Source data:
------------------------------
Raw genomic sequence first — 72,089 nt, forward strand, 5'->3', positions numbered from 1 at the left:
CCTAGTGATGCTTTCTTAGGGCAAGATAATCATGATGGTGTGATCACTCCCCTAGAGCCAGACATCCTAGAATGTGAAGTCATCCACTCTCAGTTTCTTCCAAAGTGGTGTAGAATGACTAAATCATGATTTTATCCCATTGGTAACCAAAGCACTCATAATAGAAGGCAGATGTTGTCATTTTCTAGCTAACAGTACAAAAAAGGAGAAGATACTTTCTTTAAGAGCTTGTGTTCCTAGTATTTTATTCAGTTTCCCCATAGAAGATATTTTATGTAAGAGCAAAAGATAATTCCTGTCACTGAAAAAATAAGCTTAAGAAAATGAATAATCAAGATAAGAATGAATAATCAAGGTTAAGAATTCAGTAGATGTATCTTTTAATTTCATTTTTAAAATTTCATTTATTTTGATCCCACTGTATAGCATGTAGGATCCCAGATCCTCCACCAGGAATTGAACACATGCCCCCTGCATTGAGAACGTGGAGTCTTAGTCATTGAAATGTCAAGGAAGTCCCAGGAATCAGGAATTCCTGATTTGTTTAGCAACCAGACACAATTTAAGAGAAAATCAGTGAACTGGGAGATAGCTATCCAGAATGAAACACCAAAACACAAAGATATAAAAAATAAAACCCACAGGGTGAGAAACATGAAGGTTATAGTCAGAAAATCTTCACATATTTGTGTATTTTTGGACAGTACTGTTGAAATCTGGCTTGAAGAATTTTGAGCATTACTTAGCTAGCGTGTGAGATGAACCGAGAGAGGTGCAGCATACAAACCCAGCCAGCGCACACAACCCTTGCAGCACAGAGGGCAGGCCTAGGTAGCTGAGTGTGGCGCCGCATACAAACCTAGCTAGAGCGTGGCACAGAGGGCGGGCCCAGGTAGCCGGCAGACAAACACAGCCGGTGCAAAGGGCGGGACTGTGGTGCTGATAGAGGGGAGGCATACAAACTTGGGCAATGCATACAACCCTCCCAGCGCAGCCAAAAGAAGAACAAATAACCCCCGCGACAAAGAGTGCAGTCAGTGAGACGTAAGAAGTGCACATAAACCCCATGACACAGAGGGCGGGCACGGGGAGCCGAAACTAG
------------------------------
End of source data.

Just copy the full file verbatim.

Raw genomic sequence first — 72,089 nt, forward strand, 5'->3', positions numbered from 1 at the left:
CCTAGTGATGCTTTCTTAGGGCAAGATAATCATGATGGTGTGATCACTCCCCTAGAGCCAGACATCCTAGAATGTGAAGTCATCCACTCTCAGTTTCTTCCAAAGTGGTGTAGAATGACTAAATCATGATTTTATCCCATTGGTAACCAAAGCACTCATAATAGAAGGCAGATGTTGTCATTTTCTAGCTAACAGTACAAAAAAGGAGAAGATACTTTCTTTAAGAGCTTGTGTTCCTAGTATTTTATTCAGTTTCCCCATAGAAGATATTTTATGTAAGAGCAAAAGATAATTCCTGTCACTGAAAAAATAAGCTTAAGAAAATGAATAATCAAGATAAGAATGAATAATCAAGGTTAAGAATTCAGTAGATGTATCTTTTAATTTCATTTTTAAAATTTCATTTATTTTGATCCCACTGTATAGCATGTAGGATCCCAGATCCTCCACCAGGAATTGAACACATGCCCCCTGCATTGAGAACGTGGAGTCTTAGTCATTGAAATGTCAAGGAAGTCCCAGGAATCAGGAATTCCTGATTTGTTTAGCAACCAGACACAATTTAAGAGAAAATCAGTGAACTGGGAGATAGCTATCCAGAATGAAACACCAAAACACAAAGATATAAAAAATAAAACCCACAGGGTGAGAAACATGAAGGTTATAGTCAGAAAATCTTCACATATTTGTGTATTTTTGGACAGTACTGTTGAAATCTGGCTTGAAGAATTTTGAGCATTACTTAGCTAGCGTGTGAGATGAACCGAGAGAGGTGCAGCATACAAACCCAGCCAGCGCACACAACCCTTGCAGCACAGAGGGCAGGCCTAGGTAGCTGAGTGTGGCGCCGCATACAAACCTAGCTAGAGCGTGGCACAGAGGGCGGGCCCAGGTAGCCGGCAGACAAACACAGCCGGTGCAAAGGGCGGGACTGTGGTGCTGATAGAGGGGAGGCATACAAACTTGGGCAATGCATACAACCCTCCCAGCGCAGCCAAAAGAAGAACAAATAACCCCCGCGACAAAGAGTGCAGTCAGTGAGACGTAAGAAGTGCACATAAACCCCATGACACAGAGGGCGGGCACGGGGAGCCGAAACTAG